Of the 54 projects selected for 1994 subsidy allocations in the Netherlands not one uses turbines from Nedwind. Danish and Belgian manufactures are the most frequently used. The EDON/Kenetech project, which is among the winners, has been criticised for delays. EDON/Kenetech claim that the delays have nothing to do with the reported problems with the Kenetech 33M-VS turbines. The delay is mainly due to problems regarding site leasing.

Fifty-four wind projects -- amounting to nearly 50 MW of installed capacity -- have been selected in the 1994 round of subsidy allocations in the Netherlands. Of 80 applications, 54 have been granted, says NOVEM, the government agency responsible for administration of the wind subsidy programme.

Projects receive subsidy based on a formula using square metres of rotor swept area, up to a maximum of 35% of the total investment sum. NOVEM says it has awarded NLG 35 million, corresponding to 48 MW of installed capacity.

NOVEM does not publish details of the selected projects, but by matching installed capacity and each project's destination province, Jaap Langenbach from the Organisation of Sustainable Energy (ODE) has been able to compile a list of winners. The list contains a shock for the home industry. Not one project using wind turbines from Nedwind has been selected for subsidy.

The biggest chunk, NLG 18 million, goes to a proposed 25 MW wind farm in Groningen, a joint venture between distribution utility EDON and Kenetech of California. The second largest amount goes to projects using wind turbines from Danish manufacturer Bonus, imported by Lagerwey, a manufacturer of smaller wind turbines in the Netherlands. These projects are closely followed by developments using WindMaster turbines from either the Belgian company or its Dutch subsidiary. They get 30% of the total subsidy amount each. Danish manufacturer Micon gets an 18% slice of the cake, Dutch Lagerwey gets 7% for its own turbine, with a similar sized share going to the German subsidiary of Danish Nordtank and to Vestas of Denmark.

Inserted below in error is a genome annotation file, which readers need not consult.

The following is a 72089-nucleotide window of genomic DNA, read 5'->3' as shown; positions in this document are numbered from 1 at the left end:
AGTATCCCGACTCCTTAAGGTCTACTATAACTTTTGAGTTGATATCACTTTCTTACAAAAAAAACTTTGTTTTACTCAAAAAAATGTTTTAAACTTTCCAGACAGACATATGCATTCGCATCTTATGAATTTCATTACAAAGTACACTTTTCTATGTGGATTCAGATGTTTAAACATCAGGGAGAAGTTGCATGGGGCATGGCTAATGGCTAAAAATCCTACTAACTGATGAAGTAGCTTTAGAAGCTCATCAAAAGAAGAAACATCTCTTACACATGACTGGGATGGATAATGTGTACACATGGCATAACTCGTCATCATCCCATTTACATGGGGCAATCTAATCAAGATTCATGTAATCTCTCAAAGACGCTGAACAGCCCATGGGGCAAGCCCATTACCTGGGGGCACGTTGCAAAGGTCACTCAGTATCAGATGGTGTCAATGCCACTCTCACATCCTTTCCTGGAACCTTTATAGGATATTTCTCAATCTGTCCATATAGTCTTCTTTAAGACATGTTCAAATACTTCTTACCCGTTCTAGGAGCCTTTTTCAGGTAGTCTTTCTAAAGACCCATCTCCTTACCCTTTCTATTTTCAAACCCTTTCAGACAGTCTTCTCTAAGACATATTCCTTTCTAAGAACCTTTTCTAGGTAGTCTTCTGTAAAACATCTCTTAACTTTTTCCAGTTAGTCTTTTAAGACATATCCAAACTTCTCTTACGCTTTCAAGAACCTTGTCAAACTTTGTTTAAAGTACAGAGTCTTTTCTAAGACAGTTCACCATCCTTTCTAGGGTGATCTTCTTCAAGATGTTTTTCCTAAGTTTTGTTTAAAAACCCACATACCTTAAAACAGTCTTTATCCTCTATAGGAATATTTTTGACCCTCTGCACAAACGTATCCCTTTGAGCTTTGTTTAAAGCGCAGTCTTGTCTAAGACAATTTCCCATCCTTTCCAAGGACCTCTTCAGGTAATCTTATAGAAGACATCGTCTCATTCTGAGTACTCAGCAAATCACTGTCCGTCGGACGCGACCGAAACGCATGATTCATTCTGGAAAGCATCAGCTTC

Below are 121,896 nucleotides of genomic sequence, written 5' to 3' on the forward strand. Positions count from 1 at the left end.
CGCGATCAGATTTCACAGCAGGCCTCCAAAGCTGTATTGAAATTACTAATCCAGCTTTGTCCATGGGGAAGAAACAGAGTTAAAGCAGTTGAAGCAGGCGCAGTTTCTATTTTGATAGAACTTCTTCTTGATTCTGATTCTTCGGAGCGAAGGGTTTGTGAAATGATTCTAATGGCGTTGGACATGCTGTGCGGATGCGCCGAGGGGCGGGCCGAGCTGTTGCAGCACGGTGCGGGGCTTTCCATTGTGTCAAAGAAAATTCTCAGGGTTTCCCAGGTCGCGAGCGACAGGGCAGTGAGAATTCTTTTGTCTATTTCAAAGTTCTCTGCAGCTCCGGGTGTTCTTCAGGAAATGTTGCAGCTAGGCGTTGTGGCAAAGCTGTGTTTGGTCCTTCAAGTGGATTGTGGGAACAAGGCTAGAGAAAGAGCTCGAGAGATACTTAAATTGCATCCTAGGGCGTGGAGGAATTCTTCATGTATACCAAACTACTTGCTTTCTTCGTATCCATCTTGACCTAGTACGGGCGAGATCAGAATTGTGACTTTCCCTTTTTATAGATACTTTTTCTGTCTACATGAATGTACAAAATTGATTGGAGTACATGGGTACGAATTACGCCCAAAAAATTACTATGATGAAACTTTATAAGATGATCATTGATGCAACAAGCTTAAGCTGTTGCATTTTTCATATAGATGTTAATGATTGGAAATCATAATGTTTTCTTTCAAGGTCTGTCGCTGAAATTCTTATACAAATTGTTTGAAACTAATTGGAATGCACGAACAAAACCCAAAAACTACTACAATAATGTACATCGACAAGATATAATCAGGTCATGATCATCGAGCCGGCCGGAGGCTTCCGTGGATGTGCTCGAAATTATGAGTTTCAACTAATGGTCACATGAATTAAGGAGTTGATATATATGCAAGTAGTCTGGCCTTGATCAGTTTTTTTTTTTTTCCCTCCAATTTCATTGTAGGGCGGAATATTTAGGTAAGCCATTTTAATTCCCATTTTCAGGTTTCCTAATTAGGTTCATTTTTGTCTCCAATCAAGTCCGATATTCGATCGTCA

Some of the unsuccessful applicants have objected to the subsidy for the EDON/Kenetech project on the grounds that it is not as far advanced as their schemes because of delays. Subsidy regulations require selections to be made based on projects most likely to go ahead. Bob Jans from Kenetech admits there has been a delay in the project, connected mainly with leasing or buying sites for turbines. Sites for about half of the around 70 turbines have been obtained, but negotiations with farmers are still continuing for the remainder. Kenetech expects these to be complete by the end of the year. Formal government approval of the project is expected by the end of November, or beginning of December.

Jans emphasises that the reported problems with the Kenetech 33M-VS turbine for the Groningen project (Windpower Monthly, September 1994) has not hampered its development. The Dutch certification institute CIWI has certified the 33M-VS turbine and was made fully aware of problems encountered in the US, says Jans. Neither did NOVEM express concern about the machine, he adds.

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